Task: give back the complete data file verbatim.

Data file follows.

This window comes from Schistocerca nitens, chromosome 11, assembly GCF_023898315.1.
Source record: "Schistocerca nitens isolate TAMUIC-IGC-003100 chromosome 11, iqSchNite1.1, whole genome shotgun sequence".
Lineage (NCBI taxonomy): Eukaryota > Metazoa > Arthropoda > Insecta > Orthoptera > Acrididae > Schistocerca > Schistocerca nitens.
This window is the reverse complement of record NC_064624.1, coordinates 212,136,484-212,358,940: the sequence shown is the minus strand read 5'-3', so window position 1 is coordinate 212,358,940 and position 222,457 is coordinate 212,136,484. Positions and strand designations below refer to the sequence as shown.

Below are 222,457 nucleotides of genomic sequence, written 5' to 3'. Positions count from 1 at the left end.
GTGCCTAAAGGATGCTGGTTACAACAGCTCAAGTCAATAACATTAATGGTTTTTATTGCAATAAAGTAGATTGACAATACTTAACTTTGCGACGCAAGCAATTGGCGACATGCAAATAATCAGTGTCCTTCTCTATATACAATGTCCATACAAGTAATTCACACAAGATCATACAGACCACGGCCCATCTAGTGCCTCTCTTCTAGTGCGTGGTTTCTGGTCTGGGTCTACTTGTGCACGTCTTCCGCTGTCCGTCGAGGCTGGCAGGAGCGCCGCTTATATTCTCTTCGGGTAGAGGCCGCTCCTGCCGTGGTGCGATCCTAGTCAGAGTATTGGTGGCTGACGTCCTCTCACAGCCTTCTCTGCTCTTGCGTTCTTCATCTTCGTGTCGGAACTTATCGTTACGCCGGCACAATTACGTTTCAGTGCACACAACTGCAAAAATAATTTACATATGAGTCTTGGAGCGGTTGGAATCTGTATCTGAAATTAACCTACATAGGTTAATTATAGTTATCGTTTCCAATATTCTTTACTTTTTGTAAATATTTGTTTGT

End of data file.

This window comes from Schistocerca nitens, chromosome 11, assembly GCF_023898315.1.
Source record: "Schistocerca nitens isolate TAMUIC-IGC-003100 chromosome 11, iqSchNite1.1, whole genome shotgun sequence".
Lineage (NCBI taxonomy): Eukaryota > Metazoa > Arthropoda > Insecta > Orthoptera > Acrididae > Schistocerca > Schistocerca nitens.
This window is the reverse complement of record NC_064624.1, coordinates 212,136,484-212,358,940: the sequence shown is the minus strand read 5'-3', so window position 1 is coordinate 212,358,940 and position 222,457 is coordinate 212,136,484. Positions and strand designations below refer to the sequence as shown.

Below are 222,457 nucleotides of genomic sequence, written 5' to 3'. Positions count from 1 at the left end.
GTGCCTAAAGGATGCTGGTTACAACAGCTCAAGTCAATAACATTAATGGTTTTTATTGCAATAAAGTAGATTGACAATACTTAACTTTGCGACGCAAGCAATTGGCGACATGCAAATAATCAGTGTCCTTCTCTATATACAATGTCCATACAAGTAATTCACACAAGATCATACAGACCACGGCCCATCTAGTGCCTCTCTTCTAGTGCGTGGTTTCTGGTCTGGGTCTACTTGTGCACGTCTTCCGCTGTCCGTCGAGGCTGGCAGGAGCGCCGCTTATATTCTCTTCGGGTAGAGGCCGCTCCTGCCGTGGTGCGATCCTAGTCAGAGTATTGGTGGCTGACGTCCTCTCACAGCCTTCTCTGCTCTTGCGTTCTTCATCTTCGTGTCGGAACTTATCGTTACGCCGGCACAATTACGTTTCAGTGCACACAACTGCAAAAATAATTTACATATGAGTCTTGGAGCGGTTGGAATCTGTATCTGAAATTAACCTACATAGGTTAATTATAGTTATCGTTTCCAATATTCTTTACTTTTTGTAAATATTTGTTTGT